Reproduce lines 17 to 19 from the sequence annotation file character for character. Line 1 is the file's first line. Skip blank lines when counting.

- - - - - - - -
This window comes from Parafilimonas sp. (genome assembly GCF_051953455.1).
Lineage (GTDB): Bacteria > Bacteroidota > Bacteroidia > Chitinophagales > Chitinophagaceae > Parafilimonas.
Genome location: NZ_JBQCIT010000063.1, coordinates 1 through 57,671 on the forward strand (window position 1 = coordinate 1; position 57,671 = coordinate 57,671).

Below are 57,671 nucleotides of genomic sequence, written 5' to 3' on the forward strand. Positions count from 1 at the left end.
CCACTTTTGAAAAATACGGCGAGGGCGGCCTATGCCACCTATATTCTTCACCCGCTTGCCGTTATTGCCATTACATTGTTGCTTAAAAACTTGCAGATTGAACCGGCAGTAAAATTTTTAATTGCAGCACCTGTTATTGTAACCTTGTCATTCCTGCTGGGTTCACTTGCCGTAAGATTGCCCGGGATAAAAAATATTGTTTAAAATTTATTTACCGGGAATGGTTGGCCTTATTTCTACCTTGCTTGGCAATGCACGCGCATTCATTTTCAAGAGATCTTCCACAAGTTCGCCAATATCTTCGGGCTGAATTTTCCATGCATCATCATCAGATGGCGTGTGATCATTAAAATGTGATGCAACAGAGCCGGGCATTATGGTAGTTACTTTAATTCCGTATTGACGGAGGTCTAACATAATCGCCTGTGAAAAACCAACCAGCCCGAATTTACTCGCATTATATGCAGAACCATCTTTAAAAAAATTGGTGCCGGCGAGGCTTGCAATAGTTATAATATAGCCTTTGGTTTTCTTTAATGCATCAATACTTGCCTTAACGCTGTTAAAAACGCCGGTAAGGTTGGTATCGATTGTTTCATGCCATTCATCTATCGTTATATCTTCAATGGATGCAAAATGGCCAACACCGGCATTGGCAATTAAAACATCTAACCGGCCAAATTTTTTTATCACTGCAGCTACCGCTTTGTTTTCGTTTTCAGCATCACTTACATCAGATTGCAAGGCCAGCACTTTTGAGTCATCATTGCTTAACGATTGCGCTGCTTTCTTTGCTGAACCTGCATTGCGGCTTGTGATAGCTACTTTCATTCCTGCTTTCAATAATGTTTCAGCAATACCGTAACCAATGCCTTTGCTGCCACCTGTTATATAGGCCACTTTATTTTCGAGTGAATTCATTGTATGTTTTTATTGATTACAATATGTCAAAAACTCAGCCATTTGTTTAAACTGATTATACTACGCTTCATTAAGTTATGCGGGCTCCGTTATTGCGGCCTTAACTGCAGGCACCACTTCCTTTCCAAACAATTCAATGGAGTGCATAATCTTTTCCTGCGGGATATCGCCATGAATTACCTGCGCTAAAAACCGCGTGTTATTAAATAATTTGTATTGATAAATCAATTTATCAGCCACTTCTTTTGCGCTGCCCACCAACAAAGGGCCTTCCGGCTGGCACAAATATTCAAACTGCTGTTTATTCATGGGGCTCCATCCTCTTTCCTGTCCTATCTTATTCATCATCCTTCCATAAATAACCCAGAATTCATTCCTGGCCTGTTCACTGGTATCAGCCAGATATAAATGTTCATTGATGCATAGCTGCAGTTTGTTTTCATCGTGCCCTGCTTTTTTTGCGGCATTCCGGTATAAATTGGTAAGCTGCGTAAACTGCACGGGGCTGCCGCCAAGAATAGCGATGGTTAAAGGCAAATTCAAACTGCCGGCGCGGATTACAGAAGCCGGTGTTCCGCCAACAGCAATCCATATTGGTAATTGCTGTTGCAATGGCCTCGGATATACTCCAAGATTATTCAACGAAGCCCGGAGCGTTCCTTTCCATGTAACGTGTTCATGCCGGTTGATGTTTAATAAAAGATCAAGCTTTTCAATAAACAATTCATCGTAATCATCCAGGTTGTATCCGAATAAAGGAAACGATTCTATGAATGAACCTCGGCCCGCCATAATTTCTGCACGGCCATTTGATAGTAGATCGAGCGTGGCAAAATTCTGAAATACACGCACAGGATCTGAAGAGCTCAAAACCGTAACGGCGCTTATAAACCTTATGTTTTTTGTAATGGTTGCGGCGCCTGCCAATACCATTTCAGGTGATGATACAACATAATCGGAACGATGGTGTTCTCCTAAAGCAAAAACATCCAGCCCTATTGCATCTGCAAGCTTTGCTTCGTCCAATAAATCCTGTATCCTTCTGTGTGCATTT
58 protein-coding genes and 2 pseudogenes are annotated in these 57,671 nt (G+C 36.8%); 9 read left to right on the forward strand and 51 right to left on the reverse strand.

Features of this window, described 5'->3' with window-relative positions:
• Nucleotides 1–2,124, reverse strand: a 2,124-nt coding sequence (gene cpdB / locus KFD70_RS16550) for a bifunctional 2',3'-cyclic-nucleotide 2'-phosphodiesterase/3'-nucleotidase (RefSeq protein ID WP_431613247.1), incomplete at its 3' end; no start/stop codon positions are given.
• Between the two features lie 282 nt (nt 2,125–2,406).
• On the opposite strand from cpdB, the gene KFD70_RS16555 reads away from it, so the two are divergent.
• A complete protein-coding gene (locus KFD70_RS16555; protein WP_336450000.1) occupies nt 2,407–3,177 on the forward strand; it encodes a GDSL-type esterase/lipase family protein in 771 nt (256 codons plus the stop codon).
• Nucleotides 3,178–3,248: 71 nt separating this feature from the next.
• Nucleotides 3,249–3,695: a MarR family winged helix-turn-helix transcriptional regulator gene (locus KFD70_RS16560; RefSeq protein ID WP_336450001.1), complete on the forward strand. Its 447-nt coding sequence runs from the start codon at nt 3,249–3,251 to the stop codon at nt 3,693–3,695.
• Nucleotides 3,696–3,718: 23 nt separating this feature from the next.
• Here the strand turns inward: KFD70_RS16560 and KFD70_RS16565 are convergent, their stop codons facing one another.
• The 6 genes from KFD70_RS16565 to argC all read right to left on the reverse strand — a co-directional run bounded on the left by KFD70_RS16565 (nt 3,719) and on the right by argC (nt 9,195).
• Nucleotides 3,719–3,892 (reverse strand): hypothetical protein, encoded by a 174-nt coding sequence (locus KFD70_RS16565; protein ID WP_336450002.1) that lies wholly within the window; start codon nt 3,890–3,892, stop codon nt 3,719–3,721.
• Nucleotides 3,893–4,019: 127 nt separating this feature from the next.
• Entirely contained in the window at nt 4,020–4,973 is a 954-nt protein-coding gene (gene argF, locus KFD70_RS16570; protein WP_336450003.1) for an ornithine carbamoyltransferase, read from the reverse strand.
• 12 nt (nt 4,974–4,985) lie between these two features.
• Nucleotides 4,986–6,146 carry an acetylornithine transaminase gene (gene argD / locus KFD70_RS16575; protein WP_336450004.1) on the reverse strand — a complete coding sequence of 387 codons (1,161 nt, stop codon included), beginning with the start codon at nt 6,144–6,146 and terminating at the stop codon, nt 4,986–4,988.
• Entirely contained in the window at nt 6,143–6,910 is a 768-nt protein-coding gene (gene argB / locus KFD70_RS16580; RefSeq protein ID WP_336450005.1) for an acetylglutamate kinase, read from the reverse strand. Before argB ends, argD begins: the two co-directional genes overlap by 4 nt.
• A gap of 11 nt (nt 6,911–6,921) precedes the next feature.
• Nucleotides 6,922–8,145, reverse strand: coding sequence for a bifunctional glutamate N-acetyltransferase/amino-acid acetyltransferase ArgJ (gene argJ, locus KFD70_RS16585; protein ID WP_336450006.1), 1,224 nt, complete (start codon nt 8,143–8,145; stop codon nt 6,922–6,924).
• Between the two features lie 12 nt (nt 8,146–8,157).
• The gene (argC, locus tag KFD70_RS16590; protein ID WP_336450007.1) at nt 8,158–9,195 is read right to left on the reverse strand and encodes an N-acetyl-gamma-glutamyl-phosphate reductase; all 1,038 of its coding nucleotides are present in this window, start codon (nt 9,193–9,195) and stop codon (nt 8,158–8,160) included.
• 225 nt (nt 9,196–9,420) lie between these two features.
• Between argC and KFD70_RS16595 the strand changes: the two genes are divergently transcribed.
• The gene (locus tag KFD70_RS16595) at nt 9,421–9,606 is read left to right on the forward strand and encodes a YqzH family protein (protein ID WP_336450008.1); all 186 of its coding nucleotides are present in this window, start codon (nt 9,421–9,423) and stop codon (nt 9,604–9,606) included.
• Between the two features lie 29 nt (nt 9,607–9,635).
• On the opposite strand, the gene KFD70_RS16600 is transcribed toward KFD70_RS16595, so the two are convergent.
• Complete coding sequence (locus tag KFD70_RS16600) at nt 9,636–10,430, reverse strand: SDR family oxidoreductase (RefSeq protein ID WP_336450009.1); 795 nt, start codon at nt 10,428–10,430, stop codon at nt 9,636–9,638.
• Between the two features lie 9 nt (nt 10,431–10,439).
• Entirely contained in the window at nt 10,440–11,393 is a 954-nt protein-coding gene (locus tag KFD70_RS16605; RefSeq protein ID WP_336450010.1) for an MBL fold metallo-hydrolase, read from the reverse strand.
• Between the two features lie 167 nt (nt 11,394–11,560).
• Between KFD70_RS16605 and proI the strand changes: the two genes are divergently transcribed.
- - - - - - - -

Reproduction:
• Nucleotides 3,719–3,892 (reverse strand): hypothetical protein, encoded by a 174-nt coding sequence (locus KFD70_RS16565; protein ID WP_336450002.1) that lies wholly within the window; start codon nt 3,890–3,892, stop codon nt 3,719–3,721.
• Nucleotides 3,893–4,019: 127 nt separating this feature from the next.
• Entirely contained in the window at nt 4,020–4,973 is a 954-nt protein-coding gene (gene argF, locus KFD70_RS16570; protein WP_336450003.1) for an ornithine carbamoyltransferase, read from the reverse strand.